"The overlay of charity contributions is a rare additional feature on sustainability-linked deals," says Jacob Michaelesen, head of sustainable finance advisory at Danish bank Nordea. It has credibility if the nominated charities are related to the company's operations, he adds.

After the close of this transaction, almost a third of NGE’s debt is directly linked to its efforts to achieve its societal ambitions, says Leoni. The company did not say how much was linked before.

Increased transparency

Listing notes – as NGE has also done with conventional debt – is relatively unusual for a privately held company, and requires more disclosure than they typically face. But it confers benefits.

“We listed the notes because we want to gain wider exposure to the financial markets,” says Leoni. “We are looking to expand on our portfolio of concession projects, and to do so we need to attract financial investors to support us in our activities.”

NGE’s current concession projects include a container storage facility in Senegal, a number of construction projects at Aïn Atiq, near Morocco's capital Rabat, and the upgrade of the Bras de la Plaine dam on Réunion, an island in the Indian Ocean.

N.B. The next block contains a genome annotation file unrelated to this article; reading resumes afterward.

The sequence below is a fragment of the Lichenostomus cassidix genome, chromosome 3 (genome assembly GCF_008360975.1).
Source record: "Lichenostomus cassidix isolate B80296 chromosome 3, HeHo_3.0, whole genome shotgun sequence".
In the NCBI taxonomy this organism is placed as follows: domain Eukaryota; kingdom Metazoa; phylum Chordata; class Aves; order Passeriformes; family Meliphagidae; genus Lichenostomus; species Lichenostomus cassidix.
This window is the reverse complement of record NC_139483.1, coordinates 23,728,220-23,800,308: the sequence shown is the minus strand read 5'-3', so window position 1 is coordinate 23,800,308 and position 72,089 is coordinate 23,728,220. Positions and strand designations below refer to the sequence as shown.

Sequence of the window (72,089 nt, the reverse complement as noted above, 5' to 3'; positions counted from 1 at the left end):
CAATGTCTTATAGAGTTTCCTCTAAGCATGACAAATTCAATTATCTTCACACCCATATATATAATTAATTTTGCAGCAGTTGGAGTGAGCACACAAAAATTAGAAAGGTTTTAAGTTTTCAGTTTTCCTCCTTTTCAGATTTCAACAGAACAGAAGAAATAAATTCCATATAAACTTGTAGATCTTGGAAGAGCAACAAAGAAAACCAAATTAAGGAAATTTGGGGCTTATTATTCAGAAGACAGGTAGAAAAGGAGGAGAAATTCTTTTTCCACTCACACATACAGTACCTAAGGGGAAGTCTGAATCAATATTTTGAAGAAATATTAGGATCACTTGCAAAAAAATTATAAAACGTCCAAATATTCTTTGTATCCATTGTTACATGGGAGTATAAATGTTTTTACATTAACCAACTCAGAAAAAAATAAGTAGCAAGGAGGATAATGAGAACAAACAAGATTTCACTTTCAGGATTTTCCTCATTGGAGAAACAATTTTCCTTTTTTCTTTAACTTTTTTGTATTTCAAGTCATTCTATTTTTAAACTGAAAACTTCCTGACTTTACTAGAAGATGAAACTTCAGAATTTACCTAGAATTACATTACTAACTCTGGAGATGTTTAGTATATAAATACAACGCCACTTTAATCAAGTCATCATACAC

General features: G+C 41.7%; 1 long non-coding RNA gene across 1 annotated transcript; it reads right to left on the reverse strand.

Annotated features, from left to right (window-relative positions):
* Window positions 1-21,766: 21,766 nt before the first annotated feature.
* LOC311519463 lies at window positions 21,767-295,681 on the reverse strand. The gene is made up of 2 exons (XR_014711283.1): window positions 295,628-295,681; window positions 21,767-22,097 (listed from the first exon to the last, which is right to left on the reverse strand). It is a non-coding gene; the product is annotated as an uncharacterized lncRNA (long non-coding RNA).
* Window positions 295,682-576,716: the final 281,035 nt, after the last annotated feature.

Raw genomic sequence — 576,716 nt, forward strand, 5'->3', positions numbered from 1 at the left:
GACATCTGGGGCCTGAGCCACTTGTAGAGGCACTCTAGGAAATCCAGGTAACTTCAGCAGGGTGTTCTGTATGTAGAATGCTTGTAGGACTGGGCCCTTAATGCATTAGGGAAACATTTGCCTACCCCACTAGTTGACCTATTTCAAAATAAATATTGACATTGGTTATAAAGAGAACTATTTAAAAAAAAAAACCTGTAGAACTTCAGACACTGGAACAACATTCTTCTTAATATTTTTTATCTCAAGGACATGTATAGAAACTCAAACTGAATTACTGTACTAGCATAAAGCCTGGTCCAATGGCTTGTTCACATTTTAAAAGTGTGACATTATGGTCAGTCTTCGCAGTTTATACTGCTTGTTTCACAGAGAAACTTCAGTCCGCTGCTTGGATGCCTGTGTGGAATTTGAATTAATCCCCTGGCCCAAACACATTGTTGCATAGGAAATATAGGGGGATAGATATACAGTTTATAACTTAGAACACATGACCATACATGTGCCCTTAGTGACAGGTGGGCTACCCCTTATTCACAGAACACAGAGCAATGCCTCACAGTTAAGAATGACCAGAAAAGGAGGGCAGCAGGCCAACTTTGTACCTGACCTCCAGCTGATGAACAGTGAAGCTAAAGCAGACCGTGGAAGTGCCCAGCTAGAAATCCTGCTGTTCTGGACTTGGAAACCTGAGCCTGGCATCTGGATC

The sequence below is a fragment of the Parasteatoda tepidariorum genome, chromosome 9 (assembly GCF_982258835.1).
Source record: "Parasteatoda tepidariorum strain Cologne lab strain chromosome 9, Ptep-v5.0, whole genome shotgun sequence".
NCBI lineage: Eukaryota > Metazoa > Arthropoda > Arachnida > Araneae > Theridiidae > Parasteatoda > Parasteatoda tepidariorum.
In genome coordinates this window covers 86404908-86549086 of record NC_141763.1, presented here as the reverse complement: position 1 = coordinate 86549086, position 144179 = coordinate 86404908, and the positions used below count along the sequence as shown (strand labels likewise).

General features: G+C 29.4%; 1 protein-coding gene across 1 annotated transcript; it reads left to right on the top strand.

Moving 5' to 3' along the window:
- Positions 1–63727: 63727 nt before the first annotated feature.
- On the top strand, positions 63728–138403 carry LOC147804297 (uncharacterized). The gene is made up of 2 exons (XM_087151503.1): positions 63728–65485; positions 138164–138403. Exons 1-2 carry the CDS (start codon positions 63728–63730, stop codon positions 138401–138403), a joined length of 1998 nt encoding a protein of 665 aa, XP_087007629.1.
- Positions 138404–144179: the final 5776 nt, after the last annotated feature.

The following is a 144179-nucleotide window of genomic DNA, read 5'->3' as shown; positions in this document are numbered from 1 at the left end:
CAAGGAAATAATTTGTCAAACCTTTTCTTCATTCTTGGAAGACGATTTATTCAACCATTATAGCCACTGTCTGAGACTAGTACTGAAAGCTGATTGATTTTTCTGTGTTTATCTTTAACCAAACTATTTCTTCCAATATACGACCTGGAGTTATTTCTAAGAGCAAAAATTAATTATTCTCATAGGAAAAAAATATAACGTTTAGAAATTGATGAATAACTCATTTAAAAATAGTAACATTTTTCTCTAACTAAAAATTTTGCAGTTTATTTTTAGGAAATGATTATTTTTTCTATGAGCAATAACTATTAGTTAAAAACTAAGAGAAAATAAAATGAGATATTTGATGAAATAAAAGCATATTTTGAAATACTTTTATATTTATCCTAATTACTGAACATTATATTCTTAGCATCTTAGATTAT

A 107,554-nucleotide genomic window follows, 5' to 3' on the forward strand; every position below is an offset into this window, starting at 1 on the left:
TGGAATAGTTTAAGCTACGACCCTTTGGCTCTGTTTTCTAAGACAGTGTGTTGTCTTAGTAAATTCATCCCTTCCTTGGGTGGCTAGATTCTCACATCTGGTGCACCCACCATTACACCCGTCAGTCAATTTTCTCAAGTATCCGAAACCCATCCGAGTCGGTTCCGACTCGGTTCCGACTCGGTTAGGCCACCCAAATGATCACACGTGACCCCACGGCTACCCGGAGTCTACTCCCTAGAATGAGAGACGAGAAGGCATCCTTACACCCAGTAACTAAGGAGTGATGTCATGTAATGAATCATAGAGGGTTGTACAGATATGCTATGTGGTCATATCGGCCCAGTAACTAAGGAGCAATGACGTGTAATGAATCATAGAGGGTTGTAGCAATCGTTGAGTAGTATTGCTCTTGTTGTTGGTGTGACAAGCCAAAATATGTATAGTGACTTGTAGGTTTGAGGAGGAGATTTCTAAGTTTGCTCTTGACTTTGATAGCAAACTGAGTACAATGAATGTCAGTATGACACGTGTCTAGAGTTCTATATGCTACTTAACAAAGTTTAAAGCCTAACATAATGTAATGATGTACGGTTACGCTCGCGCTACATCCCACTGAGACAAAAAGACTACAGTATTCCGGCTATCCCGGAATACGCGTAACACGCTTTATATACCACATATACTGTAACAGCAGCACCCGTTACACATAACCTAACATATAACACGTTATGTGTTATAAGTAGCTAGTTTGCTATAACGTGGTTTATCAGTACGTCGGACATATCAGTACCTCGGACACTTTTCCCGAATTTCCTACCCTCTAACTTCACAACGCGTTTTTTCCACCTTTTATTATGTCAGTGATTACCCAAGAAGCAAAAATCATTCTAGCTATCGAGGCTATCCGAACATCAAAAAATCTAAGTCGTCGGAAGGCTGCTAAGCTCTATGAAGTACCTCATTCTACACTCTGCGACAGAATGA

Any debt listed requires approval by the Autorité des Marchés Financiers, the French financial regulator, and publication of a prospectus ensuring disclosure of the issuer-related risks material to investors.

Companies must also provide details of the sustainability credentials of an investment. NGE will include in a dedicated section of its annual corporate social responsibility report its performance against the KPIs and ensure its statutory auditors prepare a verification report on the figures.

Investors – and the building industry – will likely monitor the outcome with interest. After all, changing long-standing culture is never an easy task.

Nick Herbert is a writer and editor with over 30 years of experience covering the global capital markets, and is a former publisher and Asia bureau chief of Thomson Reuters’ IFR.